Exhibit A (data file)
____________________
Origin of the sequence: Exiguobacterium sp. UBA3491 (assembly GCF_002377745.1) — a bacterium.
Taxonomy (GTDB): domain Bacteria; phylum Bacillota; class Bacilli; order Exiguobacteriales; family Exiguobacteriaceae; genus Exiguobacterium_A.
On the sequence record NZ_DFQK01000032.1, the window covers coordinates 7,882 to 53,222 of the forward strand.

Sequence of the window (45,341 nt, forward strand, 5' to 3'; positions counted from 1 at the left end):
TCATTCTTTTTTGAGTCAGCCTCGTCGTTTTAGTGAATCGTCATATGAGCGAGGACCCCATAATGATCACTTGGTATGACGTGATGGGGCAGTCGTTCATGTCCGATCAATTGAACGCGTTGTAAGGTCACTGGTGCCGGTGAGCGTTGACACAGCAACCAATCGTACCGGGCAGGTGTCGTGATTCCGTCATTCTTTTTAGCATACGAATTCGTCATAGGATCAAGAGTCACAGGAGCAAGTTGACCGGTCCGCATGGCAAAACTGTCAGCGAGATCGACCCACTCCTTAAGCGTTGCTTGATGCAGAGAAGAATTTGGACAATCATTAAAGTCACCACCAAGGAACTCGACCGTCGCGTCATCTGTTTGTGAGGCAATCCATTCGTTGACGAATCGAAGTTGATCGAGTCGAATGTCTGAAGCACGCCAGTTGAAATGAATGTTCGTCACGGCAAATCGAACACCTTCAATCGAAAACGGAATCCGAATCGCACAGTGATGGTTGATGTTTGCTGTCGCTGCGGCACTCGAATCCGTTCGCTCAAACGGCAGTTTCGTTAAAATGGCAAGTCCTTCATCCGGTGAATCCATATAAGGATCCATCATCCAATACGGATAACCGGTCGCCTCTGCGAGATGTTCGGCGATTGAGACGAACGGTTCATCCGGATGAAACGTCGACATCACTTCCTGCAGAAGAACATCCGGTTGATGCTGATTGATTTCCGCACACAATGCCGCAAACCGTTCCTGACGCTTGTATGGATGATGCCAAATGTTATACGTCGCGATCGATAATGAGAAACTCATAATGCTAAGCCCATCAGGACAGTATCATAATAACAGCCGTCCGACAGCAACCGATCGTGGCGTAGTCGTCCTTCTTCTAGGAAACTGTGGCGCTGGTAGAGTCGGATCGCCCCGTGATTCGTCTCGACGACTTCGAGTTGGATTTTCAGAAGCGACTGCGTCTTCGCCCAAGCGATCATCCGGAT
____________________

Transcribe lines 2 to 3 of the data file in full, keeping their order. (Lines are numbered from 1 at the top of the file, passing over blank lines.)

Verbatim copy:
Taxonomy (GTDB): domain Bacteria; phylum Bacillota; class Bacilli; order Exiguobacteriales; family Exiguobacteriaceae; genus Exiguobacterium_A.
On the sequence record NZ_DFQK01000032.1, the window covers coordinates 7,882 to 53,222 of the forward strand.